It can often be challenging to get people to feel the same amount of humanity for fish as they do for animals. Secondly, humans know very little about the oceans, and are only really starting to begin studying it. A sense of detachment is created because of how distant the ocean seems – we can see a watering hole on land, but not at sea.
For the first time we are able to monitor tuna and other apex predators with tracking chips. These tracking chips send data to satellites through light photons that allow the chips to track movement with sunlight. Thousands of tuna have been tagged and monitored, each tuna tracking data for up to five years. Now we are able to see patterns of where they congregate (mating?), feed, and travel between thermoclines.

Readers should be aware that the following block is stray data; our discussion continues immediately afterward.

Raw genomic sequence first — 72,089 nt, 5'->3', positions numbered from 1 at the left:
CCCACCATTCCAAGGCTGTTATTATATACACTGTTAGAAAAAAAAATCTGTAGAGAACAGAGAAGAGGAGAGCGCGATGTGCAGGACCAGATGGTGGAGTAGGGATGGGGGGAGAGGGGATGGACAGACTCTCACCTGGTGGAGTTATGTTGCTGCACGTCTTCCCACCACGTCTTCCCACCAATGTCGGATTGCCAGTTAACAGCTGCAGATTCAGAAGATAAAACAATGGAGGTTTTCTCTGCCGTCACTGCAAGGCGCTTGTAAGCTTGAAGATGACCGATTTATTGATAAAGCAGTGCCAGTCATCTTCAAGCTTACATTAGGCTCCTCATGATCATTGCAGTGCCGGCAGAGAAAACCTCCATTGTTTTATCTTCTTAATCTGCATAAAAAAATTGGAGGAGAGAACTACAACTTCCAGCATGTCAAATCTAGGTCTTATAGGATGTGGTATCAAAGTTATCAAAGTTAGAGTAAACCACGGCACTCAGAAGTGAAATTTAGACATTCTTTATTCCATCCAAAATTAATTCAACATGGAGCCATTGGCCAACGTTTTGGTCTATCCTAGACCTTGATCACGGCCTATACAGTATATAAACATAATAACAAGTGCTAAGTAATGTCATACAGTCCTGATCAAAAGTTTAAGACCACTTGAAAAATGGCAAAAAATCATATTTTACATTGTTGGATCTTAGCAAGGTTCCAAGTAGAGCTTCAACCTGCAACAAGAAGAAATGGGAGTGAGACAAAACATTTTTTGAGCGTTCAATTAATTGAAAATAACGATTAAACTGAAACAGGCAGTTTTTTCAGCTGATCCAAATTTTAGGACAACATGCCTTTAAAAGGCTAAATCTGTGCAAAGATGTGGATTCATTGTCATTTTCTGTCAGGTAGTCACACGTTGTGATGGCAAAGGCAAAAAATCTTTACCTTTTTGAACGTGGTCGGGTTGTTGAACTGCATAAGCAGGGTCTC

On top of installing tracking chips on tuna, scientists have also begun to start taking mucus samples. This has allowed them to study blue fin tuna DNA, gene pools. This information proved that the North American Atlantic bluefin tuna and the European bluefin tuna, once thought to be separate gene pools, actually mate with one another.
TED Tagging Tuna
Tag a Giant